The Evolution of urql
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Within the consulting industry, things change quickly – we work with a broad range of clients of varying sizes with varying needs. Similarly, most developers that work within the web ecosystem know that the landscape changes quickly – from evolving browser technologies and specifications to the regular churn of libraries and frameworks. From helping our clients solve novel problems across varying industries and domains to keeping up with the ever-evolving web landscape, evolution is in our blood at Formidable.
In this post, we want to share how the GraphQL client, urql, has evolved whilst developed and maintained at Formidable, and how we see it evolving into the future.
urql was created at Formidable at the start of 2018 with a goal of making GraphQL consumption in React apps simpler and more approachable, without losing the powerful features you’d expect to find in a robust GraphQL client. urql provides sensible defaults and is architected around a notion of “exchanges” that allows the urql team to ship a set of exchanges that allows the end-user to choose which additional behavior to add to their GraphQL client, and allows end-users to tap into the urql pipeline and add their own custom behavior. At the time of creation, the GraphQL client landscape consisted of Apollo Client and Relay – which are wonderful contributions to the space – but came with a slightly larger learning curve and less flexibility.
Another goal of urql was to simplify caching. urql’s default caching exchange is document-based, ideal for static content. However, urql also ships a sophisticated graph-based exchange known as graphcache that does granular, entity-level caching that’s more tailored for dynamic applications.
As a React client, urql has evolved over the years with React – migrating from a render prop pattern to a more modern hooks-based approach. In later years, urql has further evolved to be more than just a React client, with support for Preact, Svelte, and Vue! With an extendible core, extending urql to support other frontend frameworks is a matter of writing the bindings between the urql core and said framework, allowing urql to evolve as the frontend landscape evolves.
The urql library has seen wide adoption throughout the community and is in production in several of Formidable's clients, including The Atlantic and PUMA. urql has found itself in boilerplates, GraphQL-focused talks, and blog posts introducing front-end developers to GraphQL. Overall, urql has grown and evolved to find itself as one of the leading GraphQL clients in the broader ecosystem today.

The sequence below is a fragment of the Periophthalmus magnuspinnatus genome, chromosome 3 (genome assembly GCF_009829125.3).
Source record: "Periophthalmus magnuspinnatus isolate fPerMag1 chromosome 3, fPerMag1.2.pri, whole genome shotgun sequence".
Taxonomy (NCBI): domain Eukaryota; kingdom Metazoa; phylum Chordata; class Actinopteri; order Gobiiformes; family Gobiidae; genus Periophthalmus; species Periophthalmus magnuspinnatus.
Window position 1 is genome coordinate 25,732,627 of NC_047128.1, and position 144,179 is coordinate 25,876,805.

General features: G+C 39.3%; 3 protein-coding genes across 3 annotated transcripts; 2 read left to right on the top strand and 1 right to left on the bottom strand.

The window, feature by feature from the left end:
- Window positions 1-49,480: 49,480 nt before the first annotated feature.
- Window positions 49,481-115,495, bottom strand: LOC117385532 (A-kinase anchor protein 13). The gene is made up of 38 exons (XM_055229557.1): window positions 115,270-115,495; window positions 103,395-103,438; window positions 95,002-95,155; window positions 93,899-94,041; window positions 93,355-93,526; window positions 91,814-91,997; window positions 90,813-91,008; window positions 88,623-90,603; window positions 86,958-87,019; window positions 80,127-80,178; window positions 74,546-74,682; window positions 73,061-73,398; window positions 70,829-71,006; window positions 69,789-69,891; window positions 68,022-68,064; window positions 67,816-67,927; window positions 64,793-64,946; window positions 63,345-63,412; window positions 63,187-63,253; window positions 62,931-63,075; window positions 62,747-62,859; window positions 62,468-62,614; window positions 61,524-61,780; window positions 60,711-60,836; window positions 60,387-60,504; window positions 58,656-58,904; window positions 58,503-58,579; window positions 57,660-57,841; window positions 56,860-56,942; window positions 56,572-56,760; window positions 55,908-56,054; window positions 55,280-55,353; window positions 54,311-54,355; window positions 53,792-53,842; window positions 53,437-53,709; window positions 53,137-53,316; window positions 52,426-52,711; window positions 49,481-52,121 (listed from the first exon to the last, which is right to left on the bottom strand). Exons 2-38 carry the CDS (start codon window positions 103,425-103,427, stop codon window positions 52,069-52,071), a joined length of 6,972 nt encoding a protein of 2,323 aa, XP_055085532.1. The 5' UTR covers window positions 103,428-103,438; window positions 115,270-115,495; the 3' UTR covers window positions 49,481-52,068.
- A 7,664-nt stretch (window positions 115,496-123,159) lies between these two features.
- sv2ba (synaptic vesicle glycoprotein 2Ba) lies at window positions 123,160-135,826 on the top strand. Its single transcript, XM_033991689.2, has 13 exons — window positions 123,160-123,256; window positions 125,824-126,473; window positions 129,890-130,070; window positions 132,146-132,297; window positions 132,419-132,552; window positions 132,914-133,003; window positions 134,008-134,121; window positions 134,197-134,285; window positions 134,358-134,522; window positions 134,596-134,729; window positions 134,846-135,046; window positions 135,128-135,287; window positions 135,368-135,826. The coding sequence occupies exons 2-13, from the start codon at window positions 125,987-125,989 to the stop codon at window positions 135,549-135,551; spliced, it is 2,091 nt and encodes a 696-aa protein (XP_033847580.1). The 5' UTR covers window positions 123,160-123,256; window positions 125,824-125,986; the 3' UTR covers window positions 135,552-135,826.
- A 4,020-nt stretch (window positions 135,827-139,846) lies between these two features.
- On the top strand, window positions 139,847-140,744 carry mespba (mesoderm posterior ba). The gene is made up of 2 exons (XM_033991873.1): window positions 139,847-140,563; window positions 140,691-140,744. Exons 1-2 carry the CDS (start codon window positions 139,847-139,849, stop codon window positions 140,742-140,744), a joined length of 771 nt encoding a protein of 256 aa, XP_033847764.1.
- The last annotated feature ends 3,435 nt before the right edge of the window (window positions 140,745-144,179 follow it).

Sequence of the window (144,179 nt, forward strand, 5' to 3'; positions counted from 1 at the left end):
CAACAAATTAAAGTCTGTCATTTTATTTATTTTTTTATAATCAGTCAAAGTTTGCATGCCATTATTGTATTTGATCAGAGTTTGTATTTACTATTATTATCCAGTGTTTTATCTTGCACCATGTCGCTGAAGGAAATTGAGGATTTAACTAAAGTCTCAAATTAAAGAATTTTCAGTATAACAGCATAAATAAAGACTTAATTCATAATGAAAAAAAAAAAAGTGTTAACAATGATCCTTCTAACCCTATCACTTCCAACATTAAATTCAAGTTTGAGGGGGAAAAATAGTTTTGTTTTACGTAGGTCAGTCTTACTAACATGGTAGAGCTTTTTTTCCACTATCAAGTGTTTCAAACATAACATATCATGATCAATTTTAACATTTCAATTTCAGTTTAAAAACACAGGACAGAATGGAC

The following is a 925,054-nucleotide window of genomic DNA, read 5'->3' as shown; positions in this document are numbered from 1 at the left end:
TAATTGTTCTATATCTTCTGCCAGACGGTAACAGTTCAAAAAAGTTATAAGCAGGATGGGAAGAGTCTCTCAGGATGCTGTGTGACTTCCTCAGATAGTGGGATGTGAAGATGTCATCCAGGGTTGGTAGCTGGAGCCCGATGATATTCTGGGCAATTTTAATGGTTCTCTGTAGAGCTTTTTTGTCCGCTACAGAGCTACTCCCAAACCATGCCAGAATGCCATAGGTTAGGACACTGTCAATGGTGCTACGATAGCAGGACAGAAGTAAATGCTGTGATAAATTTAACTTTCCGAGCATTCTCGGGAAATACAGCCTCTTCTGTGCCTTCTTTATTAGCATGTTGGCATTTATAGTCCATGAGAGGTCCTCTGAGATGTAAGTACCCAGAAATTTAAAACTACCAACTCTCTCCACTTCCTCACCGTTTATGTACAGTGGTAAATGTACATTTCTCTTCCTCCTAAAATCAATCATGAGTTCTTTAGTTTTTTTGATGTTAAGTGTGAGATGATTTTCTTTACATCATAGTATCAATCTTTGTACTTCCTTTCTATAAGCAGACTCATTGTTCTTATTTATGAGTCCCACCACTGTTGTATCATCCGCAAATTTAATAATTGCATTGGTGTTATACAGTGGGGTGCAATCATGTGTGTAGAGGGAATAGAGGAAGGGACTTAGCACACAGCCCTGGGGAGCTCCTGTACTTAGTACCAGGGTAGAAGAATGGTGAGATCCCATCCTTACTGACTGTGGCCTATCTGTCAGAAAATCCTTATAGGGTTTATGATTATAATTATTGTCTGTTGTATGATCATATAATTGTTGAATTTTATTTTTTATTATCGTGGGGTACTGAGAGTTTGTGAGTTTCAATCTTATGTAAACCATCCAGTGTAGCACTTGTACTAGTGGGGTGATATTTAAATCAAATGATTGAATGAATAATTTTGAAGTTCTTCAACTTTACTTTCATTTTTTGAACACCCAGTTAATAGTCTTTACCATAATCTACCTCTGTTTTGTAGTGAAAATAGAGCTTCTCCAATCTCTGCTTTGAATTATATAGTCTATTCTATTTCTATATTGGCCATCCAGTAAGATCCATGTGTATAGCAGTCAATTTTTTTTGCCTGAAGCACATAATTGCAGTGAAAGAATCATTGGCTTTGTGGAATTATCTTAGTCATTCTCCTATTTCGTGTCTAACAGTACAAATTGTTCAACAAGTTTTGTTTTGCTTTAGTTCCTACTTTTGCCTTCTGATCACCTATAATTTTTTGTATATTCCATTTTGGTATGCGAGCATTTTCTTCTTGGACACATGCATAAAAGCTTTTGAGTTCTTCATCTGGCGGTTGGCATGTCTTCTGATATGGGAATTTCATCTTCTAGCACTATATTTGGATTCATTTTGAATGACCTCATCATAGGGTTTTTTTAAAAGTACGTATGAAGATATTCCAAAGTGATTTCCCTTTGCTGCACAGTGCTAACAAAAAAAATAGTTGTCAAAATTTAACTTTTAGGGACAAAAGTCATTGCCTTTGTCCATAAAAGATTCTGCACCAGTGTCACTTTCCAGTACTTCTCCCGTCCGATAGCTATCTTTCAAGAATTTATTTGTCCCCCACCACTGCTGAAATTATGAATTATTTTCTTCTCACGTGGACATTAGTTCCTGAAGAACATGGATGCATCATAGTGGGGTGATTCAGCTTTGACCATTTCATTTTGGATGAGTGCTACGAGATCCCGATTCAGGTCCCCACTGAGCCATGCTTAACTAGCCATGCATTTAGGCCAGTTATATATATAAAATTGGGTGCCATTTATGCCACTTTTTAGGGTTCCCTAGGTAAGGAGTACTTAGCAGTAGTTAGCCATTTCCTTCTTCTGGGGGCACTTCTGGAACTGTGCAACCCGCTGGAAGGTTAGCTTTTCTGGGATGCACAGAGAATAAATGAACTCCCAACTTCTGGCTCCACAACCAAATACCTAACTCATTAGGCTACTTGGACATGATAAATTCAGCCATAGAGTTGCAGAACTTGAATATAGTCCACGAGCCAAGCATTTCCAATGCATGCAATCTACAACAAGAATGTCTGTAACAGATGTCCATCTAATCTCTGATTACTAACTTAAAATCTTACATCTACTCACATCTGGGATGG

From urql’s infancy, then-Formidables Phil Pluckthun and Jovi De Croock have been amongst the core contributors to the urql project, and in later years have been the maintainers and primary contributors. Even after their departure from Formidable in mid/late 2021, Phil and Jovi have continued to keep urql moving forward, serving as urql’s core ongoing maintainers.
urql has always accepted community contributions just like our entire lineup of OSS projects here at Formidable. As Formidable and urql evolve, urql has grown to be a project that is driven more by the urql community, including Phil and Jovi, than by Formidable itself. Because of this, and our commitment to the ethos of OSS, we are using this opportunity to kick off what we’re calling Formidable OSS Partnerships – a program where Formidable will move certain Formidable OSS projects into community-driven organizations in circumstances where we feel that said projects will continue to grow more organically through community contributions and development.
For urql specifically, this entails a few things:
- urql and its packages/exchanges will continue to be published to NPM under the same names, so no action is needed on the end of urql library users.
- urql, and its sibling repositories, will be moved out of Formidable’s GitHub organization and into a dedicated GitHub organization urql GraphQL. Therefore, the new URL for the urql monorepo on GitHub is https://github.com/urql-graphql/urql. This has no impact on existing issues or pull requests filed against urql, it’s merely a change in git remote origin.
- Formidable will continue to contribute to and support urql, but project direction and roadmap will no longer be controlled solely by Formidable, and instead will be driven by the urql community and the lead maintainers of urql. We believe this will allow urql to grow faster and be more responsive to community feedback and needs.
We’ve invested heavily in urql and are committed to seeing it succeed for the foreseeable future. For us, this means allowing urql to be driven more by the urql community than by Formidable itself, and setting up a structure for this to happen successfully.
We have the utmost faith in Phil and Jovi, and believe they will continue driving urql in the direction of greatness. We also believe that this partnership will be much more sustainable in the long term, and will allow Phil, Jovi, and other community members to be more integrally involved in the direction of urql. We couldn’t be more excited about this partnership, and future partnerships to come.
We're glad that Formidable is taking this leap with us and letting a project go into full Open Source ownership, where everyone can support and benefit from urql without any questions about its longevity and direction. Phil and Jovi
We will still be contributing to urql, using urql in our projects and workshops, talking about urql in blog posts and at conferences, and be urql’s biggest fan. We’re just evolving to give urql the best foundation for a bright, successful, and endured future!